Before the January 2016 enforcement deadline, companies that previously relied on Safe Harbor for their EU to US transfers should follow this process:

  • Carry out a data transfers assessment to identify which data transfers from the EU to the US had been legitimised by Safe Harbor.
  • Prioritise key transfers for the business by reference to the nature of the data and its use.
  • For intra-group transfers, identify all of the entities involved and assess the most suitable alternative to Safe Harbor. In the short term, this is likely to involve an interim contractual solution whilst more permanent mechanisms – such as BCR – are considered.
  • For transfers to service providers, review any existing contracts for references to Safe Harbor and determine whether the relevant vendor is offering a suitable contractual option or is able to rely on a Processor BCR.
  • US-based service providers should consider the most appropriate legal mechanism to enable customers to continue to use their services lawfully.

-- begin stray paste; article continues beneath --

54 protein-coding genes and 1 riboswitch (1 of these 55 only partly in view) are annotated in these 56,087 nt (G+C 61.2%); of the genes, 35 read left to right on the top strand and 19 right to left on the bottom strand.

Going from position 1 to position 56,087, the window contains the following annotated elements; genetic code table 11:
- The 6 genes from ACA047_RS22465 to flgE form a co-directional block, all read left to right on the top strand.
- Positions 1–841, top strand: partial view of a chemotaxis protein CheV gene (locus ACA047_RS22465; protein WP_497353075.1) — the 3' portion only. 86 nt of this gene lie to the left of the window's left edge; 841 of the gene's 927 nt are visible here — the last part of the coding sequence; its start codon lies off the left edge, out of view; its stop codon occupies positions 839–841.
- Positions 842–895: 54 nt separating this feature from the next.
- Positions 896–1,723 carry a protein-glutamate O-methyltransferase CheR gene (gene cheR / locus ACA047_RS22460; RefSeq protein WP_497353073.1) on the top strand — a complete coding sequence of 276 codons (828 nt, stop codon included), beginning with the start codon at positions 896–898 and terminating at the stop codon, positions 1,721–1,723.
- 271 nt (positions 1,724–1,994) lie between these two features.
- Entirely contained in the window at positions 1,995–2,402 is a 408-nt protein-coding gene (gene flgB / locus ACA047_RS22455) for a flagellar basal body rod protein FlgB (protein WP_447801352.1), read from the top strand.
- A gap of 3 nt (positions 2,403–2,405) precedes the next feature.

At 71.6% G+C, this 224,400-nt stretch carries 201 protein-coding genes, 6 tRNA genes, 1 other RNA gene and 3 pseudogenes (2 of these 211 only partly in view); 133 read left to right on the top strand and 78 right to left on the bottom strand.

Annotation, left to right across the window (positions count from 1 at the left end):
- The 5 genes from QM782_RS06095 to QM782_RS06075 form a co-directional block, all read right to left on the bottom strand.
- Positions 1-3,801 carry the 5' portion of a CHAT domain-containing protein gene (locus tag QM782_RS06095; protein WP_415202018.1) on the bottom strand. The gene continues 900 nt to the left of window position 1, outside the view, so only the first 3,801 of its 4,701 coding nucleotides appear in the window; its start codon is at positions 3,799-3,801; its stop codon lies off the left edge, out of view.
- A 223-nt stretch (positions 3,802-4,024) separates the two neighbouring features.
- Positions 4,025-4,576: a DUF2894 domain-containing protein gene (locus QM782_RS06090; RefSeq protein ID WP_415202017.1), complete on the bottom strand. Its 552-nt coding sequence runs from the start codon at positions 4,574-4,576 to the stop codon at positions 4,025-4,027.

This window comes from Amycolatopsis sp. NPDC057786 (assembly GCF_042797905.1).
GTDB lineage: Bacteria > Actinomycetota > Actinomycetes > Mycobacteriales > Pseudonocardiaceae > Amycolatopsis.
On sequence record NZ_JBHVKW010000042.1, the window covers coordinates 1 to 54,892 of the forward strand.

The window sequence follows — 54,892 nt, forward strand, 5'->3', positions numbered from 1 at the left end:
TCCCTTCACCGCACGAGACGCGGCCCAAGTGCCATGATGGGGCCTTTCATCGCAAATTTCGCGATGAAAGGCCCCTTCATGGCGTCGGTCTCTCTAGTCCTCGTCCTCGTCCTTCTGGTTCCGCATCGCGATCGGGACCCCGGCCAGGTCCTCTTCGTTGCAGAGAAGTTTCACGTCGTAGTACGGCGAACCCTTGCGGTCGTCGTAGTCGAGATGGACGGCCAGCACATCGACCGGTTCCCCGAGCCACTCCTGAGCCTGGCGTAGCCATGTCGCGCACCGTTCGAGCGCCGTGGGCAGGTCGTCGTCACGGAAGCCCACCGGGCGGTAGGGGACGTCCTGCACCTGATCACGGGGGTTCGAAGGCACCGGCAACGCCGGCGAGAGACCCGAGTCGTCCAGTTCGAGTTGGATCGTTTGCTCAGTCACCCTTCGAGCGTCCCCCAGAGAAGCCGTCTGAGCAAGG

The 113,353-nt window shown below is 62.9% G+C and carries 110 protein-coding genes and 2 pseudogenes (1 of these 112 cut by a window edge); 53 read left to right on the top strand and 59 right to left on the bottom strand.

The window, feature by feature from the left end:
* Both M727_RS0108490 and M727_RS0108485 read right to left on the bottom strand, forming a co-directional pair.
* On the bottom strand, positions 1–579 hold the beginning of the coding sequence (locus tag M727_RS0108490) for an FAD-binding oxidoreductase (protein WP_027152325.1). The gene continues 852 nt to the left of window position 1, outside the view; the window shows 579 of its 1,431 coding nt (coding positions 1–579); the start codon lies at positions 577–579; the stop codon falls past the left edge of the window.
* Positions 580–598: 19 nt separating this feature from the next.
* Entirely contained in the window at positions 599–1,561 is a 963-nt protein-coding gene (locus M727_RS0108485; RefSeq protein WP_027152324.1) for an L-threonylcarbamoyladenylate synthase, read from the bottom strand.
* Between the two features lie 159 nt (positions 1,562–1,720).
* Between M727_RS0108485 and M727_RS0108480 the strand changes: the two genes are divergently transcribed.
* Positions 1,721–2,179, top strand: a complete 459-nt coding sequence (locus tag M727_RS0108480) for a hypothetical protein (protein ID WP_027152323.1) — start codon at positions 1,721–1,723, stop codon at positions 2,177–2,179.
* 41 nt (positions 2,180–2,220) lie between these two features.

• Finally, whatever the mechanisms used, ensure that they include suitable measures to deal with requests for disclosure of personal data by law enforcement authorities.

Eduardo Ustaran is a partner in the Privacy and Information Management practice of Hogan Lovells and an internationally recognised expert in privacy and data protection law. Email eduardo.ustaran@hoganlovells.com. Twitter @EUstaran. This piece originally appeared on the Internet Newsletter for Lawyers and is shared with the author and publisher’s permission.